Ice Letters by Susan Errington
A First World War novel of love, peace, violence and Antarctica
Adelaide, 1916, and Dora Somerville grieves for her brother, Edgar, killed in France. In the course of an oppressively hot summer, she decides to abandon her pacifist beliefs and embrace violence as a means to end the Great War.
In his printing shop, her lover, Daniel Bone, also makes a momentous decision. He can no longer face the constant pressure to fight in the war – he will join an Antarctic expedition and abandon Australia, leaving Dora behind. However, the peace Daniel seeks eludes him when he is caught up in a crisis in the icy wilderness as the men find themselves under attack.
When the lovers parted, they had agreed to write to one another, although they knew the letters would never be sent. Thousands of miles apart, their passion grows as the decisions they have made imperil them both.
Reviewer: Celia Jelbart
This book is a second novel by an author whose first novel Olive Street was short listed for the Victoria Premier’s Literary Award for First Fiction.
Ice Letters is a slow-paced novel reflective of the times in which it is set, when life was not as frantic as it is today. It’s set during World War One, when conscription was being considered and in Australia some were pacifists while others supported the war.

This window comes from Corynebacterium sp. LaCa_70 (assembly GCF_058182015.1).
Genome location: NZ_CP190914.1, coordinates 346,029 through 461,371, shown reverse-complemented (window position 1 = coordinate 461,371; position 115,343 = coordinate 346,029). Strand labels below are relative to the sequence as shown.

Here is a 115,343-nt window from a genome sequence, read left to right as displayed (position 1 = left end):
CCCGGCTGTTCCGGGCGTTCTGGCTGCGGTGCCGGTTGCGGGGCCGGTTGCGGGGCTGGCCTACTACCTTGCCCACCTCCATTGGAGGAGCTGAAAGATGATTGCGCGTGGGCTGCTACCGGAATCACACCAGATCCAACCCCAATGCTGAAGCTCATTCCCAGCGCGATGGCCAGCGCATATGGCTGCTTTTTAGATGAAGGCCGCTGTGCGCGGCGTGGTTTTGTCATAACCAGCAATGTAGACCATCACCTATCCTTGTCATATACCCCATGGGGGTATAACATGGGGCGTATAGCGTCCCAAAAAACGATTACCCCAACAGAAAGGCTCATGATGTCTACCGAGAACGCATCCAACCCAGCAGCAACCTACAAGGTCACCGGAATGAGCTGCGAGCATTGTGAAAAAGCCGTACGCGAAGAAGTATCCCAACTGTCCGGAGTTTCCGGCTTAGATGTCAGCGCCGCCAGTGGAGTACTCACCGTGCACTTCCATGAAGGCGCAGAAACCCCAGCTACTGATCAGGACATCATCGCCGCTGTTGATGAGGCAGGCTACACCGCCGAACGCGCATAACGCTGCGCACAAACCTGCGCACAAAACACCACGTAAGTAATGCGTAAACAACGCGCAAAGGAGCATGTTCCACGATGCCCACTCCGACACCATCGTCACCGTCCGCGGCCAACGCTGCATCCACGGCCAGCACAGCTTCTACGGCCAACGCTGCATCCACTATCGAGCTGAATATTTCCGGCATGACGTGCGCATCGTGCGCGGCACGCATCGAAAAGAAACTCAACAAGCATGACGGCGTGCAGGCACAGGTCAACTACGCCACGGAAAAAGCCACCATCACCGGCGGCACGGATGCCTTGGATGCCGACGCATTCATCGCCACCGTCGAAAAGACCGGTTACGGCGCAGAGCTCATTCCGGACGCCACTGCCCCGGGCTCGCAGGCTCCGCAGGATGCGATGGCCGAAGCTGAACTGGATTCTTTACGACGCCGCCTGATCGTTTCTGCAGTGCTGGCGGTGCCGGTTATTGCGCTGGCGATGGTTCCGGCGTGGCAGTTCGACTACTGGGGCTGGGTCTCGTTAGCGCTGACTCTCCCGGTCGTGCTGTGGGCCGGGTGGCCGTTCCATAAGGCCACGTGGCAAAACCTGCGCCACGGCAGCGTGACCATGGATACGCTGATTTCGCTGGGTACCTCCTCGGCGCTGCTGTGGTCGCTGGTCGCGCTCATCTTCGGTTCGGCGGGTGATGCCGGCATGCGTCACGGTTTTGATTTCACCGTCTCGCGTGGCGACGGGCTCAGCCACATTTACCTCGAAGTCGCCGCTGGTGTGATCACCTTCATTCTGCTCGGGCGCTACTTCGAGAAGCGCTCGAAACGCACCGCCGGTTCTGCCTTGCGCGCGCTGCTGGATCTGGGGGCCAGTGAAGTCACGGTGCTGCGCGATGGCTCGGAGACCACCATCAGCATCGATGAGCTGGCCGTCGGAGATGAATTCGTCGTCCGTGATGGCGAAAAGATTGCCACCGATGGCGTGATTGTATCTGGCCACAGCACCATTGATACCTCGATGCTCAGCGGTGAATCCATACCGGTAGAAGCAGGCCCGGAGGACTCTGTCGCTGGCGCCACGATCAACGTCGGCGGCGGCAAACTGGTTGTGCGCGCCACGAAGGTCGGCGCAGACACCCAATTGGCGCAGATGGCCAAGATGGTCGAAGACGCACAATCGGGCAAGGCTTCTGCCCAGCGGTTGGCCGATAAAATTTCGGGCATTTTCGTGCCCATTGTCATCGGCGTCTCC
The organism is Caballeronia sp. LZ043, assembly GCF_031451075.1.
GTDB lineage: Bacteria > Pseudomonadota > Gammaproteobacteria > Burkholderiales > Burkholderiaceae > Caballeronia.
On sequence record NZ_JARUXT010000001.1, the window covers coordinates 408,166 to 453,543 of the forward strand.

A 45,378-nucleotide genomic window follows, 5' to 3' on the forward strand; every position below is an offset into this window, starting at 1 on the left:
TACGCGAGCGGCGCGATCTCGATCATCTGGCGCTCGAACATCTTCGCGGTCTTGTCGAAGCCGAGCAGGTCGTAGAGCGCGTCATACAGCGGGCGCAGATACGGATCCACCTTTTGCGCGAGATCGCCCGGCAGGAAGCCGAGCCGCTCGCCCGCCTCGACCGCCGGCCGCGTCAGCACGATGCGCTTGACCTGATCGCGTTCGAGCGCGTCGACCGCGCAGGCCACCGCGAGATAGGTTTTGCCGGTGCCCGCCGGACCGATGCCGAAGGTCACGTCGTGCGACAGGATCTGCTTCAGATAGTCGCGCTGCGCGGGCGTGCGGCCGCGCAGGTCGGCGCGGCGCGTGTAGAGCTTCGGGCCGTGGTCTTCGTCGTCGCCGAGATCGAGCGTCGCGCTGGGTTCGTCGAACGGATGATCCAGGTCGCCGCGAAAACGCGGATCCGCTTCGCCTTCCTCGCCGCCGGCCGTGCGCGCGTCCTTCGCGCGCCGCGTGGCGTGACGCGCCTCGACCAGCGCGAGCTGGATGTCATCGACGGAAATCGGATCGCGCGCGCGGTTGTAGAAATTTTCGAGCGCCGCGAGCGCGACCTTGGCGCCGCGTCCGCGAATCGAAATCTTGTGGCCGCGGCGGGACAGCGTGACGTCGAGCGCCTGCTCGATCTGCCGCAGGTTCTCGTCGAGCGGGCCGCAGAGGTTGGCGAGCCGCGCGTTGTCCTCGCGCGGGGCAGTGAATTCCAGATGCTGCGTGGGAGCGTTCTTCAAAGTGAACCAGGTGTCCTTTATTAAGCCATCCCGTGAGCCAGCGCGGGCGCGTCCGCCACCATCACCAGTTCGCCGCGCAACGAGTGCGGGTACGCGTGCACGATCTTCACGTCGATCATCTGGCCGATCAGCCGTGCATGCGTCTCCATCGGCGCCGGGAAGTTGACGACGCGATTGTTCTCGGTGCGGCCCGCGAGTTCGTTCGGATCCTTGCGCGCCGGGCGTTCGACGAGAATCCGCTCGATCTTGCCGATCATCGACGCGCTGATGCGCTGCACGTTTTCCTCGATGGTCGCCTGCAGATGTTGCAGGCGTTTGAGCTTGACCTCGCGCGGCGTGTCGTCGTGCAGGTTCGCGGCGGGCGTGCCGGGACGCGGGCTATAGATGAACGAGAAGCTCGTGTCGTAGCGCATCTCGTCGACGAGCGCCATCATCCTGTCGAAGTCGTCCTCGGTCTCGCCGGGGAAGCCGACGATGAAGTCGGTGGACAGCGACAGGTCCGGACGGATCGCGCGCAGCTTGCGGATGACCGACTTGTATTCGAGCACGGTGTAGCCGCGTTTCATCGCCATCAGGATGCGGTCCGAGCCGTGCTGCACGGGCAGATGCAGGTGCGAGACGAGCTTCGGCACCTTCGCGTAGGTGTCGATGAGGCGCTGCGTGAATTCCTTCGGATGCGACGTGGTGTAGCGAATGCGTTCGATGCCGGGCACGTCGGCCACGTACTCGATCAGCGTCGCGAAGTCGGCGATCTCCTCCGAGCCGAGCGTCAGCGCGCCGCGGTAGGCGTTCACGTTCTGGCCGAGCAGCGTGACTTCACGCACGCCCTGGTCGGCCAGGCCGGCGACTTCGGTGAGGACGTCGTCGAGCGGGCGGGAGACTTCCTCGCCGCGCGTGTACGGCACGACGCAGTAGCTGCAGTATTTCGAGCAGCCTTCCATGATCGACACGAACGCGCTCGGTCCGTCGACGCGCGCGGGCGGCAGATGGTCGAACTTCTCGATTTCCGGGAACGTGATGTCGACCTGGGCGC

The book has two main characters: Dora, who is the last living member of her family, supporting herself by working as a typist; and Daniel, a printer. Both are involved in pacifist activity, although in separate groups.
The story is written in the third person, allowing the change of perspective between the two lead characters to happen seamlessly throughout the book.
Through Dora and Daniel, we see the way in which two groups use the cause of stopping the war differently: one very much pacifist and the other using the cause as a platform to push another agenda. By the end of the book Dora has left her group to join Daniel’s group.
Daniel leaves Adelaide to cook for an Antarctic Expedition. The mystery of the novel comes into play here. How will the group protect itself from acts of sabotage, and who is responsible for those acts? The climax of this section had me wondering about the choices I would make in similar circumstances.
While Dora and Daniel are apart, the author resorts to quite an interesting method of continuing the relationship between them, in that they write letters to each other, even though the addressees cannot receive them – there being no mail service between Adelaide and Antarctica.
If you enjoy gentle reads set in times past, and would like chance to reflect on how we influence and are influenced by others, then this is a good novel for you.